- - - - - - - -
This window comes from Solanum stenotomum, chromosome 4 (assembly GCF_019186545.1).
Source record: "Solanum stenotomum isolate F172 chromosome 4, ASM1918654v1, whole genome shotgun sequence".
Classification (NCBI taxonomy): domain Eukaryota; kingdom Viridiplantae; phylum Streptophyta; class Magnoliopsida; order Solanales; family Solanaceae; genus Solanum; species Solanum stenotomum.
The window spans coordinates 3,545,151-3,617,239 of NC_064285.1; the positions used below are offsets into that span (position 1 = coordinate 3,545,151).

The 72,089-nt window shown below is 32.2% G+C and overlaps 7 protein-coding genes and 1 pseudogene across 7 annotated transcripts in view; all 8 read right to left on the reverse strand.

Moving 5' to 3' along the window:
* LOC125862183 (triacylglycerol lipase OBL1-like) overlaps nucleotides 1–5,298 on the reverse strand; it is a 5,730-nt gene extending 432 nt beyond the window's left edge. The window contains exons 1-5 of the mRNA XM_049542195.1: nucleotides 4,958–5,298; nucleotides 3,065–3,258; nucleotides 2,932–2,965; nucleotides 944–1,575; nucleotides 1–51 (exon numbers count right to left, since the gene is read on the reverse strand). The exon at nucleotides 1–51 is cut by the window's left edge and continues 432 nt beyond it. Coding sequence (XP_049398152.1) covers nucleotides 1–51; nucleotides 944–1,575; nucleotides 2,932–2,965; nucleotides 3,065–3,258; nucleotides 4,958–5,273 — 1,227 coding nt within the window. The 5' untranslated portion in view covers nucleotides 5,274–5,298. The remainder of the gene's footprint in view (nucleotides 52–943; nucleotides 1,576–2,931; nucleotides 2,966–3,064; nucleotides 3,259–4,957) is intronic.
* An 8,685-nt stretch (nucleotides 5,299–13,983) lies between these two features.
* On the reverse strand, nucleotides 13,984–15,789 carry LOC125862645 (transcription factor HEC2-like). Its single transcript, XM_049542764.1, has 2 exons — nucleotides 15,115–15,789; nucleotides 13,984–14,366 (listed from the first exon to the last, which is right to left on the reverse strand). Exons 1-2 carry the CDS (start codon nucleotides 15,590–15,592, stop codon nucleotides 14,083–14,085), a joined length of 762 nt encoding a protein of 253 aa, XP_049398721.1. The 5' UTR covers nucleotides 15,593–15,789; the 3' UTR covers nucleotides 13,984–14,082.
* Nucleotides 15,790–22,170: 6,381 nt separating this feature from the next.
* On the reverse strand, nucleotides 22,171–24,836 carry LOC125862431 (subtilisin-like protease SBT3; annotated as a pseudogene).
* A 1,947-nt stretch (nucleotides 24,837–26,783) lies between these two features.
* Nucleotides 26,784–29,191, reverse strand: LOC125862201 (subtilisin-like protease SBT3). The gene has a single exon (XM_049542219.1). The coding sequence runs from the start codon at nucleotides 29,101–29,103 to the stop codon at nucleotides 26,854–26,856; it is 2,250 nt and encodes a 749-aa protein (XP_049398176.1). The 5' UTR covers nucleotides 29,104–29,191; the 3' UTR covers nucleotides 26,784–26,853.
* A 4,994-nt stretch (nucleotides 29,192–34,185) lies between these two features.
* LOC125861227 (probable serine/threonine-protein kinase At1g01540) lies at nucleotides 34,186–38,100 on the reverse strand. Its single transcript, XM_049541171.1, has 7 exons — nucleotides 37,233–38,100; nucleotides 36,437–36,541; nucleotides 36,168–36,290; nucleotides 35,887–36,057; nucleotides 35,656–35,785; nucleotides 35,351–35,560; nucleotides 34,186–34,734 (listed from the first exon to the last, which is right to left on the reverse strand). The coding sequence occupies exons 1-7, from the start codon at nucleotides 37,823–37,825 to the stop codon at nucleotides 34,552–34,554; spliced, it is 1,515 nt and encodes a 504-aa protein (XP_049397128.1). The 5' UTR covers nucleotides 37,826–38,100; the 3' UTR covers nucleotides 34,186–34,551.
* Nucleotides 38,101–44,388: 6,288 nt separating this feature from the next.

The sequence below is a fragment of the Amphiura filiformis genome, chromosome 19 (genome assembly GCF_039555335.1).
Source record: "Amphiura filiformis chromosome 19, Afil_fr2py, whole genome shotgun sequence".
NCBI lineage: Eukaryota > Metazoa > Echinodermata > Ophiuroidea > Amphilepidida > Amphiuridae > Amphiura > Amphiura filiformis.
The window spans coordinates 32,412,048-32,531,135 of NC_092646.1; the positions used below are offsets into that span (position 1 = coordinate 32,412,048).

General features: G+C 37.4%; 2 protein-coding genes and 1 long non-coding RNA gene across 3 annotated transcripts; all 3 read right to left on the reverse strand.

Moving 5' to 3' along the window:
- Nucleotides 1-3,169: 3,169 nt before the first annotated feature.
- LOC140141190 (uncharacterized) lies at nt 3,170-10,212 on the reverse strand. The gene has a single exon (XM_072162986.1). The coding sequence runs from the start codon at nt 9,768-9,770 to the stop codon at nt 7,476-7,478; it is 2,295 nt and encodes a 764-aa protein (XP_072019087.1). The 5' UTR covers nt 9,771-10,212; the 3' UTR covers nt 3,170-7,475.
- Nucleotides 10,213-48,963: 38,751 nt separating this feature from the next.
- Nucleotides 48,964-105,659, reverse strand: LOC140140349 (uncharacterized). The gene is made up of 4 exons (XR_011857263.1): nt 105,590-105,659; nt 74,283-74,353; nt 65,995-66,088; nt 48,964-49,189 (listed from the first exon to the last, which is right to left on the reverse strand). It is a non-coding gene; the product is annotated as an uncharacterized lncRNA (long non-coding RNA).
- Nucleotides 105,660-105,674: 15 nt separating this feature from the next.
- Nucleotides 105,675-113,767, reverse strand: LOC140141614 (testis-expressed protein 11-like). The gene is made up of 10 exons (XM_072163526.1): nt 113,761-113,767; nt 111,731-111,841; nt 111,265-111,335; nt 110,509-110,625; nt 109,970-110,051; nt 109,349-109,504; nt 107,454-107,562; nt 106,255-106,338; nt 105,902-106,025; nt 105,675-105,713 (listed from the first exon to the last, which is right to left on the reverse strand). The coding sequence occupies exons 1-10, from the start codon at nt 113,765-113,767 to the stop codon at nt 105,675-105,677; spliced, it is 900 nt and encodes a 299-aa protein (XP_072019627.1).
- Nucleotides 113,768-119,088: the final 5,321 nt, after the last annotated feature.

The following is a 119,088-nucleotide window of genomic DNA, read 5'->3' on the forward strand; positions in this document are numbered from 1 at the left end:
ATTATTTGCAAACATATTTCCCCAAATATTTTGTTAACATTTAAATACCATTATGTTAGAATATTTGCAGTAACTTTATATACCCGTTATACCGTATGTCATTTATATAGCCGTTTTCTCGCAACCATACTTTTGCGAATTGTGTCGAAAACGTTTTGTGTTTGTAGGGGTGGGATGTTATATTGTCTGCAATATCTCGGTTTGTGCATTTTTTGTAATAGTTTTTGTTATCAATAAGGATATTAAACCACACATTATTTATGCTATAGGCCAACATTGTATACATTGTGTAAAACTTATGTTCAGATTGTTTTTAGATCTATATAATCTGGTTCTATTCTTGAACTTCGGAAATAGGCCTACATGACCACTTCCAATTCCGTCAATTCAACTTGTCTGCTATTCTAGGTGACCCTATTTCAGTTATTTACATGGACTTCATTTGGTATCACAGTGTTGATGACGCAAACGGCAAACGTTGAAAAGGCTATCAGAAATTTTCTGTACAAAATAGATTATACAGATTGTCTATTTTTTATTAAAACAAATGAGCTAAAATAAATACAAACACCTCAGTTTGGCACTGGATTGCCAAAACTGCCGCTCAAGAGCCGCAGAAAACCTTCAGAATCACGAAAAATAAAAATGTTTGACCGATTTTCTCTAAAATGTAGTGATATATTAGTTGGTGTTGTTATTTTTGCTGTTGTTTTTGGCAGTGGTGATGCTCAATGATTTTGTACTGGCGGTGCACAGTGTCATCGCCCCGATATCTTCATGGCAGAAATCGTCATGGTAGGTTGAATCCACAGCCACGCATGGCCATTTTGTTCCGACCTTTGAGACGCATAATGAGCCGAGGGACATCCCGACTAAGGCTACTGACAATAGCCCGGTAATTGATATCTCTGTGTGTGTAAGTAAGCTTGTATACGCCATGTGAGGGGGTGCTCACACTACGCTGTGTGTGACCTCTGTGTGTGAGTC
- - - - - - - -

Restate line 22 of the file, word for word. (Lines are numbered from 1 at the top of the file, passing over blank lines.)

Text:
Moving 5' to 3' along the window: